During early development, γ-aminobutyric acid (GABA) depolarizes and excites neurons, contrary to its typical function in the mature nervous system. As a result, developing networks are hyperexcitable and experience a spontaneous network activity that is important for several aspects of development. GABA is depolarizing because chloride is accumulated beyond its passive distribution in these developing cells. Identifying all of the transporters that accumulate chloride in immature neurons has been elusive and it is unknown whether chloride levels are different at synaptic and extrasynaptic locations. We have therefore assessed intracellular chloride levels specifically at synaptic locations in embryonic motoneurons by measuring the GABAergic reversal potential (EGABA) for GABAA miniature postsynaptic currents. When whole cell patch solutions contained 17–52 mM chloride, we found that synaptic EGABA was around −30 mV. Because of the low HCO3 permeability of the GABAA receptor, this value of EGABA corresponds to approximately 50 mM intracellular chloride. It is likely that synaptic chloride is maintained at levels higher than the patch solution by chloride accumulators. We show that the Na+-K+-2Cl cotransporter, NKCC1, is clearly involved in the accumulation of chloride in motoneurons because blocking this transporter hyperpolarized EGABA and reduced nerve potentials evoked by local application of a GABAA agonist. However, chloride accumulation following NKCC1 block was still clearly present. We find physiological evidence of chloride accumulation that is dependent on HCO3 and sensitive to an anion exchanger blocker. These results suggest that the anion exchanger, AE3, is also likely to contribute to chloride accumulation in embryonic motoneurons.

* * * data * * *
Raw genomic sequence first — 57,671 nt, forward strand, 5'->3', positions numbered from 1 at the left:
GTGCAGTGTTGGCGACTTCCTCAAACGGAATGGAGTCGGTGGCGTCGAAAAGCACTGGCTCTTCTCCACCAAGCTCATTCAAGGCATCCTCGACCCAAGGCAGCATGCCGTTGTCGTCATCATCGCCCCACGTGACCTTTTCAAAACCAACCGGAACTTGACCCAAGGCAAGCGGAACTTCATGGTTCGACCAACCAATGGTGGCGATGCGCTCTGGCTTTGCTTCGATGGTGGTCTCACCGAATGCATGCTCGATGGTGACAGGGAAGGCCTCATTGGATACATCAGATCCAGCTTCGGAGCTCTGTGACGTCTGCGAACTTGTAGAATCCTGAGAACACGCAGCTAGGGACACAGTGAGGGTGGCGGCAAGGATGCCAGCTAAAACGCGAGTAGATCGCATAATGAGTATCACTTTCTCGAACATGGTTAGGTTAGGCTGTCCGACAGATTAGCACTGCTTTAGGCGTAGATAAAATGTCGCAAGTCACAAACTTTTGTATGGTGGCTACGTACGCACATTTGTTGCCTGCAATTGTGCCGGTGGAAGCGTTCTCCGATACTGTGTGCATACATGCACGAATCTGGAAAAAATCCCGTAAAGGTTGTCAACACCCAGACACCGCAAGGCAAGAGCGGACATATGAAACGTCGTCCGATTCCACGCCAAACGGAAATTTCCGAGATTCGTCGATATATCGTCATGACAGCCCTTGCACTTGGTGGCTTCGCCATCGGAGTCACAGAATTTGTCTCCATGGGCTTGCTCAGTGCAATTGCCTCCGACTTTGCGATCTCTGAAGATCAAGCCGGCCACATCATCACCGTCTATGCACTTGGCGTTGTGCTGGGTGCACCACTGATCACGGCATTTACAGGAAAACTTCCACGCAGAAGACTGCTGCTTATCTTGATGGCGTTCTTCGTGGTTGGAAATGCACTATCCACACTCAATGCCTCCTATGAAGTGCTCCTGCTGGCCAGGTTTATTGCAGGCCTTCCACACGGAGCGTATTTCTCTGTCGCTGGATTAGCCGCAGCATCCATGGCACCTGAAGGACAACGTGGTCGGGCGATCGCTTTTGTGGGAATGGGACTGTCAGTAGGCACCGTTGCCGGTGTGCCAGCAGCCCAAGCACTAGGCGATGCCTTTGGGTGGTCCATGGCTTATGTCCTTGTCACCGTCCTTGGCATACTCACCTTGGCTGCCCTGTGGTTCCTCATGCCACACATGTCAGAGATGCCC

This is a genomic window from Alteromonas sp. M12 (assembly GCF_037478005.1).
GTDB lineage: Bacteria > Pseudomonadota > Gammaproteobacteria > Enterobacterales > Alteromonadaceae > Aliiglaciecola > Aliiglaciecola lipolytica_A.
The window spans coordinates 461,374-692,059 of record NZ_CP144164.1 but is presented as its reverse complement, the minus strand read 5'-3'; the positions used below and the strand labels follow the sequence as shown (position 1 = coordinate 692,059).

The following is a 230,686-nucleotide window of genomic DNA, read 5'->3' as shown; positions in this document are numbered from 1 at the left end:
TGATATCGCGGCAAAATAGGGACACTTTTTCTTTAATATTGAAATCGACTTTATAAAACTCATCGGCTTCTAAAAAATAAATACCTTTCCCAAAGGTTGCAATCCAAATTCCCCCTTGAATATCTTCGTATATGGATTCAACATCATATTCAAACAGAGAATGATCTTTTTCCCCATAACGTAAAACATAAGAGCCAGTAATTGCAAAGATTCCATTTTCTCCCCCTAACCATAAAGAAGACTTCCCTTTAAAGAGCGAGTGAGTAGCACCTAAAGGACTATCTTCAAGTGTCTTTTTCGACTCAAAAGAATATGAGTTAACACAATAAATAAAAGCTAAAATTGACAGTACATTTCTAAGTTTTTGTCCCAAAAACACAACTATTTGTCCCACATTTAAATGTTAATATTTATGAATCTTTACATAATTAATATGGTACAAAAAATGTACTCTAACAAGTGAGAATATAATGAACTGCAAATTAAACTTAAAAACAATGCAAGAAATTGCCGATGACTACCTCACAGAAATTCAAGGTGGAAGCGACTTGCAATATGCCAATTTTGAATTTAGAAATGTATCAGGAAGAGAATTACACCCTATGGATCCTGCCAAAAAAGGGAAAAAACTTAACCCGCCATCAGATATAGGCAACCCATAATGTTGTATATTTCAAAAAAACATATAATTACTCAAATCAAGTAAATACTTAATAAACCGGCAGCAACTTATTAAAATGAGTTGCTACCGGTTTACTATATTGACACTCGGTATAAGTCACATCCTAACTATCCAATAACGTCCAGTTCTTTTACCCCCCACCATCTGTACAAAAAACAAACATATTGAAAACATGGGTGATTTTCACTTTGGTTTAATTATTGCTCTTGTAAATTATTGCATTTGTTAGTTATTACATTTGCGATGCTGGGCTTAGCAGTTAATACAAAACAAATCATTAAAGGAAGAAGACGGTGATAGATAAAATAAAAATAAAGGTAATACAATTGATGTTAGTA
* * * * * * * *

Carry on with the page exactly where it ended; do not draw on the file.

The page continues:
Conclusion

So the science does confirm that “chloride accumulation following NKCC1 block was still clearly present”.  This means that bumetanide is likely only a partial solution.

We also see that “anion exchanger, AE3, is also likely to contribute to chloride accumulation in embryonic motoneurons” and “that chloride accumulation that is dependent on HCO3”.

This is a subject of some research, but it is still early days.

  
I suggest that Diamox, via its effect on HCO3, may affect anion exchanger AE3 and further reduce chloride accumulation within cells.  This may have a further cumulative effect on GABA.

As we saw earlier, bumetanide does indeed shift GABA from excitatory to inhibitory in people who neurons remain in an immature state (like those of a typical two week old baby).  To my surprise, the use of micro-dose Clonazepam, as proposed by Professor Catterall, but in addition to Bumetanide, has a further effect on GABA’s excitatory/inhibitory imbalance.

Taken together this would highlight the possible further benefit of Diamox.

Normal blood pH is tightly regulated between 7.35 and 7.45.  I do wonder if perhaps in some people with autism, the pH of their blood is slightly elevated (alkaline), this would contribute to excitability of the brain.

Since Diamox increases the oxygen carrying capacity of the blood, I further wonder if this additional oxygen may also be beneficial in some cases.  Since some people are adamant that hypobaric oxygen therapy has beneficial (although not sustained) effects in autism, surely a better treatment would be Diamox?